So, You Think There Ought To Be A Law . . .

December 3, 2002

This is the time of year when people ask me not just about my plans for the holidays, but also about my plans for the upcoming legislative session. which begins January 8, 2003.

I always answer that, to a greater extent than they might imagine, my plans for the legislative session depends on them. Some of the best ideas for new laws originate not with legislators, but with ordinary citizens who offer thoughtful ideas for constructive changes to our statutes. So, not surprisingly, some of the bills I plan to introduce when the General Assembly convenes next month are the result of ideas offered by my constituents.

For example, I plan next month to introduce a bill to assist members of our armed forces who come home on leave to Connecticut. This summer, one of my constituents, a fellow Goshen resident, approached me at the post office and told me that he was delighted to have been able to spend time fishing with his two children when they were home on leave – but that he, and they, were unpleasantly surprised at having to pay the full cost for two state fishing licenses they would be able to use for only a few days of the season. I sympathized with him – especially when I found out that at least 14 other states waive fishing license fees for those who serve our country. I therefore will offer legislation to provide free fishing licenses for state residents who are home on military leave from their stations outside of Connecticut.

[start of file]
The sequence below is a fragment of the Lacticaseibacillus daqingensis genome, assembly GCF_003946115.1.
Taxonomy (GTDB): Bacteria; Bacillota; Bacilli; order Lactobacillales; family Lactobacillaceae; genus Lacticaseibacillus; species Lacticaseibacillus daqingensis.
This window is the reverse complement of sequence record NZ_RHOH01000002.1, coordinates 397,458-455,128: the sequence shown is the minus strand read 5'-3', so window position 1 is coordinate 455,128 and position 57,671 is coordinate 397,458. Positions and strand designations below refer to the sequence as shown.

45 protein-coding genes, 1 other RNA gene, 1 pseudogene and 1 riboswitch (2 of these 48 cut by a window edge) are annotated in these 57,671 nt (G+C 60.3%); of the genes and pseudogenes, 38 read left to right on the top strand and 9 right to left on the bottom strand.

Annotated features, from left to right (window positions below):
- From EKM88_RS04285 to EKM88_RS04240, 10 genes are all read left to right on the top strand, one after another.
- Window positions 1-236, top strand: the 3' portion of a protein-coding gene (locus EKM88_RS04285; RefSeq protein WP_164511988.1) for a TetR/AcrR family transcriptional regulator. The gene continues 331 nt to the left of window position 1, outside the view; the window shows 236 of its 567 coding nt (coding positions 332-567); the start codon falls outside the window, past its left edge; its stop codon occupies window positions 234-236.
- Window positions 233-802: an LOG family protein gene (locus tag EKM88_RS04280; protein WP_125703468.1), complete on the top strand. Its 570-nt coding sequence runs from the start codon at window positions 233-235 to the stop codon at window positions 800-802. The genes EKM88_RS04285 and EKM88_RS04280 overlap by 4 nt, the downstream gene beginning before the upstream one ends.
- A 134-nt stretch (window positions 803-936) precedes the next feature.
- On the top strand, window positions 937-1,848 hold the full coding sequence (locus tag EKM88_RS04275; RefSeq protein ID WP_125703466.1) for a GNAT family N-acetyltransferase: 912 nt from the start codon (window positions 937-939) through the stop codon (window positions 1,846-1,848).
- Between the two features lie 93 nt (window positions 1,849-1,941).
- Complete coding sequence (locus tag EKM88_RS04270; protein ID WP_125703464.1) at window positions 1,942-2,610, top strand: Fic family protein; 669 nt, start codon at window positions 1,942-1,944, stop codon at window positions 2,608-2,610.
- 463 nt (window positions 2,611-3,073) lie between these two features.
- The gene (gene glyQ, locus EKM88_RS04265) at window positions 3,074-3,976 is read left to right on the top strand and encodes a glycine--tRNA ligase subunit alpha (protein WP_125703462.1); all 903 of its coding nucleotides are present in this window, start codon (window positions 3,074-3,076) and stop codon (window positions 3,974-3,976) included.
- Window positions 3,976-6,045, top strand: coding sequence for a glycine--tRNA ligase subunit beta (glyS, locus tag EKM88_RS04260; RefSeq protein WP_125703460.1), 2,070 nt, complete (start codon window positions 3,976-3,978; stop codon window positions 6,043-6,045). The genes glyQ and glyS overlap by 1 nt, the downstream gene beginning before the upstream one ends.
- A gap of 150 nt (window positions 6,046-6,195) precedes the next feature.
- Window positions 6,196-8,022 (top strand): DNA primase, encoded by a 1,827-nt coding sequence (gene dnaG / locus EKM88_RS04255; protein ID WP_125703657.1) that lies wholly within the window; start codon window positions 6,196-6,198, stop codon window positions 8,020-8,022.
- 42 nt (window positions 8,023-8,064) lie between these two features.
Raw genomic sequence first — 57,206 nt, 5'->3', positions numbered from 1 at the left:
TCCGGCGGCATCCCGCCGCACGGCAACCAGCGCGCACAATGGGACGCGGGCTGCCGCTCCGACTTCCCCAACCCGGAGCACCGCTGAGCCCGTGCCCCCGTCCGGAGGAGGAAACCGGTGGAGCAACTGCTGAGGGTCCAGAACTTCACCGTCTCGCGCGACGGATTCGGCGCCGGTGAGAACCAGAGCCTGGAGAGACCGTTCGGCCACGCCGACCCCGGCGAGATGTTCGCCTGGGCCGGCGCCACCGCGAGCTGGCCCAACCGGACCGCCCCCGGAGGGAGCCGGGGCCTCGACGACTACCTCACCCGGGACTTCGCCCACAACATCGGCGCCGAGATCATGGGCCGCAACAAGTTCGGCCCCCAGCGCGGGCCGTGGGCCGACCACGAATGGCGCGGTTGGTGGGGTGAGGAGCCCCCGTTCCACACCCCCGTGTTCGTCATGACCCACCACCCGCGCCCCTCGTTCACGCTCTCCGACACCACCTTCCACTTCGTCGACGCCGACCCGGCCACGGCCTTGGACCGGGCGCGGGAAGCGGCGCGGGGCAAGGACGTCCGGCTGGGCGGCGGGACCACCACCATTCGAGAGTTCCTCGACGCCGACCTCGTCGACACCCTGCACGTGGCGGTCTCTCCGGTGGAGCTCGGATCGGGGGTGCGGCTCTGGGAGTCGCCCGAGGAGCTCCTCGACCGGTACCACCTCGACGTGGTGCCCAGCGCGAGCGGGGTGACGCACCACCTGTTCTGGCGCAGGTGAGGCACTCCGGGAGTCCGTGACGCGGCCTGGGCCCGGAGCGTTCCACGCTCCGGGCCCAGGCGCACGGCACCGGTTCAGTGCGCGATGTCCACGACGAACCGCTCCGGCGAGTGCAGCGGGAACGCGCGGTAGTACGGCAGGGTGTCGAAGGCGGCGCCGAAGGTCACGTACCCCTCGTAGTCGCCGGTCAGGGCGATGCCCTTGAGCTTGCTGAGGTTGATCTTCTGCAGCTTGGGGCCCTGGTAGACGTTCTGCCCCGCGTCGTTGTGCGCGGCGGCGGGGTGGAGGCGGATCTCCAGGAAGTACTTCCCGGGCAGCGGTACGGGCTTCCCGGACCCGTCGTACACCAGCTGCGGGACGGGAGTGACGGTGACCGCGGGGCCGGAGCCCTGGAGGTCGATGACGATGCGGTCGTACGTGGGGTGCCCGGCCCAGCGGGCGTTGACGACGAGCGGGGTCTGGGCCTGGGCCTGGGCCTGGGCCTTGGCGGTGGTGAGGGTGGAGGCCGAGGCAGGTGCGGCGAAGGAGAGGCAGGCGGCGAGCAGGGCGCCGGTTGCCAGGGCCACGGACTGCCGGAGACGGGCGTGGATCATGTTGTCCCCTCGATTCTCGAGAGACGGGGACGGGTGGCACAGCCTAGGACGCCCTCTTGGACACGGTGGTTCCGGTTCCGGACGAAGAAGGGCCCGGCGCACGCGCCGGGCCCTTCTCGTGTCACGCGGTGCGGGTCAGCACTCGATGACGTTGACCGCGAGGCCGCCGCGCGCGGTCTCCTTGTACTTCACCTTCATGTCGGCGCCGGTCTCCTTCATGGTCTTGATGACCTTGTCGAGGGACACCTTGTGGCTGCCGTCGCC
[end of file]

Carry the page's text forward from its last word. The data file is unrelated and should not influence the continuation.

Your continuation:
Another measure I plan to introduce was brought to my attention by a friend who has worked at one of my favorite lunch spots in Torrington. He has recently been honorably discharged from the Marines, where he participated in Operation Enduring Freedom, and is now pursuing his education at Central Connecticut State University.

Current state law waives tuition to state schools for certain wartime military veterans. But the military tuition waiver does not apply to those who have been fighting the war on terrorism through Operation Enduring Freedom. That is why I hope the legislature will update the state law to include tuition waivers for state residents whose military service includes protecting our country during these troubling times.

I always enjoy the opportunity to discuss state issues with my constituents, whether by e-mail, on the phone, or through chance meetings with the people who live and work in the communities of the 30th Senatorial District. During my years as a legislator, first as a state representative and now as a state senator, I have come to rely on the advice of the people who elected me to work for them in Hartford. In fact, some of the best ideas for new laws have come to me directly from individuals in my district.

So, please, keep sending me e-mails, calling my office, and writing me letters expressing your ideas, asking questions and, yes, suggesting legislation. Always, I welcome your input. I can be reached toll-free at my office in Hartford at 1-800-842-1421, or by e-mail at [email protected].